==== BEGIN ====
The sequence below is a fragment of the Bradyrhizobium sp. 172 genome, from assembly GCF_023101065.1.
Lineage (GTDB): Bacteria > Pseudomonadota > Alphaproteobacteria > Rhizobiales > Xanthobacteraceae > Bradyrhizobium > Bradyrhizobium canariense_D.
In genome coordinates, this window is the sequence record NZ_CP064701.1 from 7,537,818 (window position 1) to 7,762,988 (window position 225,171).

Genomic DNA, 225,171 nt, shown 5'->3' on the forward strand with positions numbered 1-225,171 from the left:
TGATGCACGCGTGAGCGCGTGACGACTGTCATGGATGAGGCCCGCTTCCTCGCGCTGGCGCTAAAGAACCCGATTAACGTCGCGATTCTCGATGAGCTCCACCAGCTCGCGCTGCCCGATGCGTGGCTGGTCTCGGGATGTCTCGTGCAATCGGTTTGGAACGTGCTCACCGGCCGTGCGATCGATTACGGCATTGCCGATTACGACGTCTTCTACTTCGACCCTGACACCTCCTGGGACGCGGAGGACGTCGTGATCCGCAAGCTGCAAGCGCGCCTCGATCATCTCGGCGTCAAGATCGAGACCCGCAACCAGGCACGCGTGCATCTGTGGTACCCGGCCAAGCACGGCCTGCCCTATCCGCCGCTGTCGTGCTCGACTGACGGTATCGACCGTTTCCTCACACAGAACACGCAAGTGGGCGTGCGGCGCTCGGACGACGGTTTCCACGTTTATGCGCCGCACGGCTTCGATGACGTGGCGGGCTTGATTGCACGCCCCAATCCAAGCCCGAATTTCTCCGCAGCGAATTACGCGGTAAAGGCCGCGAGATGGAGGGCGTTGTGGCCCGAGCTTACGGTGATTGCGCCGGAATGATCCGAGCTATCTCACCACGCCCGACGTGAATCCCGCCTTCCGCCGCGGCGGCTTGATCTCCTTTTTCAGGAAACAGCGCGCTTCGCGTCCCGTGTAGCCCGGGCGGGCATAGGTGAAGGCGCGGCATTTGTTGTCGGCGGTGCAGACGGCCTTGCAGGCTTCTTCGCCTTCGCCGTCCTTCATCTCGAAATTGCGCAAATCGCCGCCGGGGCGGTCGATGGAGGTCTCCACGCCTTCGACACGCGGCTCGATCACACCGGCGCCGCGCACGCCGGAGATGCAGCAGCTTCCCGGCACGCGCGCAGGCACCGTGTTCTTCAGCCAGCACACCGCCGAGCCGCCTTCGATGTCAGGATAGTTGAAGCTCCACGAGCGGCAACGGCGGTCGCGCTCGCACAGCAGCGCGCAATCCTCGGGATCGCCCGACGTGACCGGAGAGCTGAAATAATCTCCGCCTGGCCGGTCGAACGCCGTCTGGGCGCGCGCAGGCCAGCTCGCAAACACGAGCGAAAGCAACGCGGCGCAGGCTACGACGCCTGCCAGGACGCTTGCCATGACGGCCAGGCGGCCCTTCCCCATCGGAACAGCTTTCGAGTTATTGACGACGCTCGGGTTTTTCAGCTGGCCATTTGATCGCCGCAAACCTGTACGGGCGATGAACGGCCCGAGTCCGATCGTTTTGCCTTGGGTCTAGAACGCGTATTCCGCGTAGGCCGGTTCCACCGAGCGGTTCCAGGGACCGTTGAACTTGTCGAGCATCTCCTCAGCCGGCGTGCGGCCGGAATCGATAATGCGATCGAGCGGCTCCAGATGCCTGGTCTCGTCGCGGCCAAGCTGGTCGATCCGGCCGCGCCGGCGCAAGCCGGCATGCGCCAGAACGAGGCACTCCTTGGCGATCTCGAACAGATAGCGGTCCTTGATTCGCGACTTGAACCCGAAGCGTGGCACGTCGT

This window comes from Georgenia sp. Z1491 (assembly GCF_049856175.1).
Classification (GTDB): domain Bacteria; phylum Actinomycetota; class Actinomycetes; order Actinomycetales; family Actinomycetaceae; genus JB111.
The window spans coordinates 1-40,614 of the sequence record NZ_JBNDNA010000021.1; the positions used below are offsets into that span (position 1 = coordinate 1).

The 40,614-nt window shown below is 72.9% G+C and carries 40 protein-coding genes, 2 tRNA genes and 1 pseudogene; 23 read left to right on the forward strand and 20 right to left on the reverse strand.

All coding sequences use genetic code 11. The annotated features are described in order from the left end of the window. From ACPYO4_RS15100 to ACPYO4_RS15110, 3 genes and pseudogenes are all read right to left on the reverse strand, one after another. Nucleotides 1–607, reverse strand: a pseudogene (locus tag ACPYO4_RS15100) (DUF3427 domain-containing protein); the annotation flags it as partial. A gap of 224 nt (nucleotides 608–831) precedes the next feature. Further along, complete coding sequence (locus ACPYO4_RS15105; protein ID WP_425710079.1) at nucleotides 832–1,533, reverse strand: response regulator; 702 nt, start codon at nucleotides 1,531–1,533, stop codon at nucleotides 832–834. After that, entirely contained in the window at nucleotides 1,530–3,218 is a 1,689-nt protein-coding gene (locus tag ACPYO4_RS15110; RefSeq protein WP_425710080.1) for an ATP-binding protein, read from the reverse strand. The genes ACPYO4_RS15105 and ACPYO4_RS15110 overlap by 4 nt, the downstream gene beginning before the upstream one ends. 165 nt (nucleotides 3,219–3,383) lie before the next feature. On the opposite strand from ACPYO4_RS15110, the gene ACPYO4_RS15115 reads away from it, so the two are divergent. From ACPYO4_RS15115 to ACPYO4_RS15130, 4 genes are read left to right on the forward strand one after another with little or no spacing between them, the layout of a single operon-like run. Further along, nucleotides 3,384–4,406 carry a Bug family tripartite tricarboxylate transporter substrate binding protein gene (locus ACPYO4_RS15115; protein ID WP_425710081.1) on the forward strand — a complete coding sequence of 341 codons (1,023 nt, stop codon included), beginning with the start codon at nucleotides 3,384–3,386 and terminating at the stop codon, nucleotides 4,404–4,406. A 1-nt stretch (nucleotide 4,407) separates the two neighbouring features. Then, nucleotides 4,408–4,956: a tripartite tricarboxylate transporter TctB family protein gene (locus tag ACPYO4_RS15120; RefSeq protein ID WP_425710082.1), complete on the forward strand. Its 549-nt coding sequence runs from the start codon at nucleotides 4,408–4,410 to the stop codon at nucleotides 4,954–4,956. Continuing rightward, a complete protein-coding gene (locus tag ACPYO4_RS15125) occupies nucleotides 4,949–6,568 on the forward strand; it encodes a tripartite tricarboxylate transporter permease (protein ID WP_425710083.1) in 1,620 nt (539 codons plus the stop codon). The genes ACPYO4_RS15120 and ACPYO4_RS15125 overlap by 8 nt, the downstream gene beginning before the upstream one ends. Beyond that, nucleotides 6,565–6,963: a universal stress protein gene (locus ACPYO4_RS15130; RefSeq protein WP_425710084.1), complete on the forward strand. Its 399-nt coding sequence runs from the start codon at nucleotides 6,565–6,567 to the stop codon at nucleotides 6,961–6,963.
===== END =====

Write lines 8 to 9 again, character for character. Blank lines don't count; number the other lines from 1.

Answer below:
The window spans coordinates 1-40,614 of the sequence record NZ_JBNDNA010000021.1; the positions used below are offsets into that span (position 1 = coordinate 1).

The 40,614-nt window shown below is 72.9% G+C and carries 40 protein-coding genes, 2 tRNA genes and 1 pseudogene; 23 read left to right on the forward strand and 20 right to left on the reverse strand.